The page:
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Change in ‘don’t ask, don’t tell’ policy won’t affect campus ROTC

By Cody Littlewood

LOGAN–ROTC at Utah State University will not be affected by a change in the “Don’t Ask, Don’t Tell” policy, Lieutenant Colonel Paul Faletto said.t

The ROTC does not cohabitate and cohesiveness comes from the troops’ loyalty to the person on their left and right, gay or straight, Faletto said. Because they bond so closely, because you depend on people for your lives, those things don’t matter. Race, religion and sexual orientation matter not to the soldiers you work with. “What matters is, can I count on you.”

On the night of Jan. 27 during his State of the Union address, President Obama said that he would work with Congress and the military to repeal the policy. “It’s the right thing to do,” he said.

There are members of Congress who disagree with the President on the issue. Sen. John McCain said that he believes it would be a mistake to repeal the policy “especially in a time of war.”

“We don’t know when peace will come,” Faletto said in answer to this viewpoint. “To wait for a time of peace—I think you’re postponing the inevitable.”

The U.S. military was the first to integrate racial minorities and women, he said. Everyone is on the same pay scale in the military regardless of their differences.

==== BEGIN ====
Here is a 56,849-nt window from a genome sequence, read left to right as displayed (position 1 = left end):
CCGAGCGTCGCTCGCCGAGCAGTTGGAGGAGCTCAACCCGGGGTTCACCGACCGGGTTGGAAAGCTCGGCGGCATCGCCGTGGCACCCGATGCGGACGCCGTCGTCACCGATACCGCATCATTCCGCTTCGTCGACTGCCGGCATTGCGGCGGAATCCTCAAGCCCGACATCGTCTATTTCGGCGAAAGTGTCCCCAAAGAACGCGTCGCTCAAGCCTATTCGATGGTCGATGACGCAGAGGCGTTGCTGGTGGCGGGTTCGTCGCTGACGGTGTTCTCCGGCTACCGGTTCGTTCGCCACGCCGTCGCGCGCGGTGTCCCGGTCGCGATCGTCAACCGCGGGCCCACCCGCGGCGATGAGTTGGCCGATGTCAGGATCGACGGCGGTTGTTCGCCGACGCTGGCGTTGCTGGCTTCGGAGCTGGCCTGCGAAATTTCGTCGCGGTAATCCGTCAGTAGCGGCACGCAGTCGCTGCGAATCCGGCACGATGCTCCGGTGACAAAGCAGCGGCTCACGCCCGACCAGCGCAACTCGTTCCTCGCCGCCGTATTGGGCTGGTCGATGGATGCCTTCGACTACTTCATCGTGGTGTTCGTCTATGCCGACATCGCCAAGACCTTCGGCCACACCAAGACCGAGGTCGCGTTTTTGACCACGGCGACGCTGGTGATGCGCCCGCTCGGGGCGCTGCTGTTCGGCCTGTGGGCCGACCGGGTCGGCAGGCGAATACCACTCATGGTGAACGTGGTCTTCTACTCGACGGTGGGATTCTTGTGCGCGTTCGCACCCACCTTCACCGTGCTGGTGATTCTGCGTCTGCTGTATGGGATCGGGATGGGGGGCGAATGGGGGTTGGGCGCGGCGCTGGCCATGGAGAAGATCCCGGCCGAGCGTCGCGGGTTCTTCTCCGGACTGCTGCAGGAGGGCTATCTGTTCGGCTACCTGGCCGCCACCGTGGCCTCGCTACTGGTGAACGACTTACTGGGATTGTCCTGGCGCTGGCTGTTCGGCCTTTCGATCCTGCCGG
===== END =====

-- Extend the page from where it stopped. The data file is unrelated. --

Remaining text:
“It’s almost like the military is a test bed for society where we figure it out in the military, and then it becomes accepted in society,” Faletto said.

The proposal of change comes after 15 years of this policy. The policy was made during the Clinton administration in 1993.

Faletto said that the military is often misunderstood. As with any group there are some who are resistant to change, but the military consists of mostly just people who wake up, go to work, and come home to their families. While he admits that some in the military are predisposed to be conservative, they are some of the most open-minded people out there.

He has known gay and lesbian officers and soldiers who have served their country honorably, he said.

Many in the gay and lesbian community at USU feel that this change is a step in a positive direction. Bonnie Knighton, president of L.I.F.E. or “Love Is For Everyone,” said that people in the community are excited. This has been a civil rights issue since the beginning, she said, and the people are ready. Now the government and policy has to catch up.

“When one policy changes other start to change,” she said.

Knighton said that the military has been missing out on a lot of valuable assets because they don’t allow openly gay citizens. The Williams Institute at the UCLA School of Law believes that there are 8.8 million gay, lesbian, and bi-sexual Americans.

Faletto said to the gay, lesbian, and bi-sexual students that the scholarships and opportunities are there for them, change is coming, and sexual orientation does not affect how one performs their duties to their country.

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